There already are rumblings in this house about whether it's necessary to go to school both Thursday and Friday when the usual weeklong February vacation is cut short this week. It's assumed that some students at Ridge High School will be gone for ski vacations or other trips preplanned before those two days were put back on the school calendar to make up for time lost to Sandy.
Needless to say, my sympathy runs from zero to almost zero on this subject. I note that it wouldn't kill my student to get a little reinforcement in his classes even if teachers must re-cover some of the same information when the lucky vacationers return next week.
But I'm also listening with a jaundiced ear (if there is such a thing) to a slowly incubating sniffle he began displaying this morning.
Okay, maybe it is a delayed reaction to his one-day ski "vacation" to Hunter Mountain during last Sunday's frigid and brutally windy conditions in the northern Catskills.
But I'm not always convinced that those headaches and stomach-aches that aren't outwardly visible on dreary winter mornings are completely authentic.
Okay, so this doesn't happen very often, and sometimes the "illness" is accompanied by a sniffly nose or scratchy throat.
Worse yet, once or twice I've accused the kid of faking it, and come down with the same symptoms two days later. Has that ever happened to you?
Other times, I've sent him to school with instructions that he should call if he still feels sick later in the morning. Sometimes he gets through the day, but on occasion I get a call that he's in the nurse's office.
But let's be honest, sometimes a bit of fakery or overstatement comes into play.
How do I know? Let's just say, I received an actual confession.
Recently, my older son, now a 24-year-old in a clinical laboratory program at UMDNJ, admitted that some of the "proof" in his cases of stomach viruses was doctored.
With the statute of limitations long expired, he finally gave me his formula for the fake evidence — chewed food, warmed milk and a touch of chocolate milk powder or syrup. (Not too much chocolate, you don't want to have your parents having you checked for internal bleeding on your relaxing day off from school.)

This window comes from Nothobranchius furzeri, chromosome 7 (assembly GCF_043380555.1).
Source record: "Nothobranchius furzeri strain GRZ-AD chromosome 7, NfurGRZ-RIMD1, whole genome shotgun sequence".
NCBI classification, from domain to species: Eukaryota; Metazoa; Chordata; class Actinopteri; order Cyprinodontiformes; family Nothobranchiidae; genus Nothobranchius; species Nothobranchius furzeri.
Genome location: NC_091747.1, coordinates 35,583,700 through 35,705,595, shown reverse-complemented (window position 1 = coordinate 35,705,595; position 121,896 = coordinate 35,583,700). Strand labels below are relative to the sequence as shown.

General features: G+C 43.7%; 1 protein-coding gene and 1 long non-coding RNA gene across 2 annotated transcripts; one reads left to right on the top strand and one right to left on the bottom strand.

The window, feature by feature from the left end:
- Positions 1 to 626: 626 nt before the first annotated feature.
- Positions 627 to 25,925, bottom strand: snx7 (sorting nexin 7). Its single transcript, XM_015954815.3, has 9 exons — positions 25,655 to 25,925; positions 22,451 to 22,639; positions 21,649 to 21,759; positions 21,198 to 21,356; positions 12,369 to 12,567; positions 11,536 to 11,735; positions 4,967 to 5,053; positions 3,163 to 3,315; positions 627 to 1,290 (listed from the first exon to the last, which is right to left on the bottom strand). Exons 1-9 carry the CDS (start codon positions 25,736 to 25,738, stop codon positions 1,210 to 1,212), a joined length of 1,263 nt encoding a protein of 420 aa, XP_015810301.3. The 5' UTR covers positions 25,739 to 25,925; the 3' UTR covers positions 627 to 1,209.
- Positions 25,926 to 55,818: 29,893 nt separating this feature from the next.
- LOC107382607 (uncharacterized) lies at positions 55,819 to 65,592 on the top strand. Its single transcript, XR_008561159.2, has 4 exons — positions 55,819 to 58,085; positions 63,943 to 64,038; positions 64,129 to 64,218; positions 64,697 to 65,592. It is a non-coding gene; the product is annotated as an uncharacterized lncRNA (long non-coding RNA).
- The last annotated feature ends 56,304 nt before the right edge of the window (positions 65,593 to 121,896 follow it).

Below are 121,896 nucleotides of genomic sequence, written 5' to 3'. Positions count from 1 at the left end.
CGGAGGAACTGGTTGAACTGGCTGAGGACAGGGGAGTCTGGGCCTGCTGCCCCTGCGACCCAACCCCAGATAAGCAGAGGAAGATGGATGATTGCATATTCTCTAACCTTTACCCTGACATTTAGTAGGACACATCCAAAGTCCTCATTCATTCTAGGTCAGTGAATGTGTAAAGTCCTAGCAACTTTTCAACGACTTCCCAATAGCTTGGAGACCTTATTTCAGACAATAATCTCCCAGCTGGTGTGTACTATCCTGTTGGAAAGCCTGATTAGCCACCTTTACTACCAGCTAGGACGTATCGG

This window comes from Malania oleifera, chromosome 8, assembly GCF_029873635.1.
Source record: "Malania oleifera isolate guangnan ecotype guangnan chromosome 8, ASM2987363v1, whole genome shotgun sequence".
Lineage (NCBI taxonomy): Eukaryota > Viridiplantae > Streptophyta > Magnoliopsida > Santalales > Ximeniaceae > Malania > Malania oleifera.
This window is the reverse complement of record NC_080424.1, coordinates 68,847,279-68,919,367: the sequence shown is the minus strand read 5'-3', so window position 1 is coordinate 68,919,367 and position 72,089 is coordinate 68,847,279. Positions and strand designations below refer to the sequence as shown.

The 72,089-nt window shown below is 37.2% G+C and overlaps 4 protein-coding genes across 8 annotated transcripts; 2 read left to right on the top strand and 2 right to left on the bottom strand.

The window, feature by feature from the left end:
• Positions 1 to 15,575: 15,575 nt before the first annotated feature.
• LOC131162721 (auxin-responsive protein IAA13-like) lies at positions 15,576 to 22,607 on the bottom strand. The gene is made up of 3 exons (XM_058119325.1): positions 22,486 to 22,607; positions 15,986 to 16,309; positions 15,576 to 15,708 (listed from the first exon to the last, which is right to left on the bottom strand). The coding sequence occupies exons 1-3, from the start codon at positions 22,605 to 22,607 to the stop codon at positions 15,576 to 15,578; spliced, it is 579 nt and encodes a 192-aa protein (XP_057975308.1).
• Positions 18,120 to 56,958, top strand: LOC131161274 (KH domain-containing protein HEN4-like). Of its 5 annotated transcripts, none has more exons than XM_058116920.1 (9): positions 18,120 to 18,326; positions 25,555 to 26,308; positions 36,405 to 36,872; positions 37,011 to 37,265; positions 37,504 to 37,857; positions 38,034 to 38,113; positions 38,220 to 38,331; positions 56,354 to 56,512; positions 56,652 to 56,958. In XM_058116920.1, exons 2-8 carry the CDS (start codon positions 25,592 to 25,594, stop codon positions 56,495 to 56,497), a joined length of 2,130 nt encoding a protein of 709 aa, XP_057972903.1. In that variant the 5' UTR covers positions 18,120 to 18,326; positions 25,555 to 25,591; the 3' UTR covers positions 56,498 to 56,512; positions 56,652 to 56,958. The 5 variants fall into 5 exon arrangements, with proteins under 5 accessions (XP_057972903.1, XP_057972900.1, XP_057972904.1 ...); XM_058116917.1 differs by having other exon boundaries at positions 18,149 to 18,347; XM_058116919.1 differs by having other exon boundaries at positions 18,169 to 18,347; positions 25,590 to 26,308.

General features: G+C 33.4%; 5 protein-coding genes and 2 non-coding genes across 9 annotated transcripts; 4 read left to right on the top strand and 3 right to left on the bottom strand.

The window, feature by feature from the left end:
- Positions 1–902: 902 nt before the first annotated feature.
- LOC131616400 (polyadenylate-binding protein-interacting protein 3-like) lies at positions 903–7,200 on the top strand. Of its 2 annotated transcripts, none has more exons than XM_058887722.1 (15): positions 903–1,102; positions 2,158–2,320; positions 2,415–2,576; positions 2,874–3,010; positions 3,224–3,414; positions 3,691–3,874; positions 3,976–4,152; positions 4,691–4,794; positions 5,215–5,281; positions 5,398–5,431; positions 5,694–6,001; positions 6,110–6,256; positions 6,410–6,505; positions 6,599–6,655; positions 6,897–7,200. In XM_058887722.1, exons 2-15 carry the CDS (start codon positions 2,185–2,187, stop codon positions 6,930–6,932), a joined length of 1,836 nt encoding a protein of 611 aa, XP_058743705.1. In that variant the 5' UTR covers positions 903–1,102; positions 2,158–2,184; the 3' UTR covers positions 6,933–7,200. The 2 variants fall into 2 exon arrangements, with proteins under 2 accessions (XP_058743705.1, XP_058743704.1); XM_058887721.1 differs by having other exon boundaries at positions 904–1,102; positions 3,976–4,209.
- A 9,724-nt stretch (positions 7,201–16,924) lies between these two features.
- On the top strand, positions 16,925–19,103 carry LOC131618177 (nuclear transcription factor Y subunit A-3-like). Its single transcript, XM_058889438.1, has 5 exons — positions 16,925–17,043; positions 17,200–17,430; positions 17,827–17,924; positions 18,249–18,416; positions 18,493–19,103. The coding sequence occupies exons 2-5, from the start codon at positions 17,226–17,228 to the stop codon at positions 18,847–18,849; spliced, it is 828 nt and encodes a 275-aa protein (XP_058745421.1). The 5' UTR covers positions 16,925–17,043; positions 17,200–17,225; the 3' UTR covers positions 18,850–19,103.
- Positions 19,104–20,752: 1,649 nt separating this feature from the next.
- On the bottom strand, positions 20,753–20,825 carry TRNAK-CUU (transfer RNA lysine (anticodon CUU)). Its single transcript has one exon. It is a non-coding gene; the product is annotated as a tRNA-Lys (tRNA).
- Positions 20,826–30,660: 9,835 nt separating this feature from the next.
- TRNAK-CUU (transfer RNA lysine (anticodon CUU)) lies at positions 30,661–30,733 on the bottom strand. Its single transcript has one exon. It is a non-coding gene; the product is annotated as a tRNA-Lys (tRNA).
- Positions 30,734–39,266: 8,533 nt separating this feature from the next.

I don't know whether his mentor at Ridge, the late Dr. Dan Friedman, would be proud of his scientific approach, or not.
I do know that it was definitely a gotcha moment. Have your older children ever made such a confession?
And do you always believe your student is sick (or as sick as they say they are) when it's first thing in the morning and they are reluctant to get out of bed?
Somerset Hills students had no days off for Presidents' Day
Since both Bernards schools and the Somerset Hills school district students had days off around Presidents' Day that were put back on the calendar, were kids more reluctant to go to school on days that had previously been "vacation" time?
Were more students absent than normal last Friday and this Monday days (scheduled as days off before Sandy) in Somerset Hills schools? How did those students feel about having no February break at all?
Did the very thought give them a headache? Or were they happy enough to be in school?
And do you think an "rest and relaxation" day once or twice a year won't kill your student?
How do you know when he/she really is sick, or too sick for school? Or is it sometimes a tough call? Has your kid ever obviously faked it?
Let us know in the comments section below, or take our poll!